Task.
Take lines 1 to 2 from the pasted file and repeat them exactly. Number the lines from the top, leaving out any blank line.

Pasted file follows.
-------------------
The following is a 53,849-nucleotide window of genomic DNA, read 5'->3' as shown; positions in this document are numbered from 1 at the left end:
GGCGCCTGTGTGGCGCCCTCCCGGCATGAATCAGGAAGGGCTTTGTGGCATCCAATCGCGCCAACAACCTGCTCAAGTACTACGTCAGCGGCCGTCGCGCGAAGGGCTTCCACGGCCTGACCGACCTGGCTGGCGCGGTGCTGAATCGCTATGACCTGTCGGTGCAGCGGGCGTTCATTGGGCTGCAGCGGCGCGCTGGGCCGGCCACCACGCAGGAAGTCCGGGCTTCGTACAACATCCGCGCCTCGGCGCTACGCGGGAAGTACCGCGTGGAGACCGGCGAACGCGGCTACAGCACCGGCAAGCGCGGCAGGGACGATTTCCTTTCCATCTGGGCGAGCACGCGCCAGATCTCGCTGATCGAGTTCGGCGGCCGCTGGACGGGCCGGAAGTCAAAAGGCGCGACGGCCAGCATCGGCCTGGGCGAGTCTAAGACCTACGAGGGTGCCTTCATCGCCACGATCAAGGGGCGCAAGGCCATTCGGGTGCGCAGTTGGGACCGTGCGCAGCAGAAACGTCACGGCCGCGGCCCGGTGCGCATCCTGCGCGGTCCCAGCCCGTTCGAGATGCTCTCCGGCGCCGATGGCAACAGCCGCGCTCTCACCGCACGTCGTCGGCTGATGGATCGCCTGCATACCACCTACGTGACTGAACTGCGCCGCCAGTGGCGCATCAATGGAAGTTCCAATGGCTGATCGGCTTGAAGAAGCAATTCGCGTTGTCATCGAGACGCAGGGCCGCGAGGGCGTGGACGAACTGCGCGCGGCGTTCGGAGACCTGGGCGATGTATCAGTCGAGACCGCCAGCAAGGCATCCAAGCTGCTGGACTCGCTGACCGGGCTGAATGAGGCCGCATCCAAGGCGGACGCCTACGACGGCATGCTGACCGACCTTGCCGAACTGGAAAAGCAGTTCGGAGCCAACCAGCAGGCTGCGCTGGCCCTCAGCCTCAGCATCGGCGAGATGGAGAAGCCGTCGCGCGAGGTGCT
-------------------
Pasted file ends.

The following is a 53,849-nucleotide window of genomic DNA, read 5'->3' as shown; positions in this document are numbered from 1 at the left end:
GGCGCCTGTGTGGCGCCCTCCCGGCATGAATCAGGAAGGGCTTTGTGGCATCCAATCGCGCCAACAACCTGCTCAAGTACTACGTCAGCGGCCGTCGCGCGAAGGGCTTCCACGGCCTGACCGACCTGGCTGGCGCGGTGCTGAATCGCTATGACCTGTCGGTGCAGCGGGCGTTCATTGGGCTGCAGCGGCGCGCTGGGCCGGCCACCACGCAGGAAGTCCGGGCTTCGTACAACATCCGCGCCTCGGCGCTACGCGGGAAGTACCGCGTGGAGACCGGCGAACGCGGCTACAGCACCGGCAAGCGCGGCAGGGACGATTTCCTTTCCATCTGGGCGAGCACGCGCCAGATCTCGCTGATCGAGTTCGGCGGCCGCTGGACGGGCCGGAAGTCAAAAGGCGCGACGGCCAGCATCGGCCTGGGCGAGTCTAAGACCTACGAGGGTGCCTTCATCGCCACGATCAAGGGGCGCAAGGCCATTCGGGTGCGCAGTTGGGACCGTGCGCAGCAGAAACGTCACGGCCGCGGCCCGGTGCGCATCCTGCGCGGTCCCAGCCCGTTCGAGATGCTCTCCGGCGCCGATGGCAACAGCCGCGCTCTCACCGCACGTCGTCGGCTGATGGATCGCCTGCATACCACCTACGTGACTGAACTGCGCCGCCAGTGGCGCATCAATGGAAGTTCCAATGGCTGATCGGCTTGAAGAAGCAATTCGCGTTGTCATCGAGACGCAGGGCCGCGAGGGCGTGGACGAACTGCGCGCGGCGTTCGGAGACCTGGGCGATGTATCAGTCGAGACCGCCAGCAAGGCATCCAAGCTGCTGGACTCGCTGACCGGGCTGAATGAGGCCGCATCCAAGGCGGACGCCTACGACGGCATGCTGACCGACCTTGCCGAACTGGAAAAGCAGTTCGGAGCCAACCAGCAGGCTGCGCTGGCCCTCAGCCTCAGCATCGGCGAGATGGAGAAGCCGTCGCGCGAGGTGCT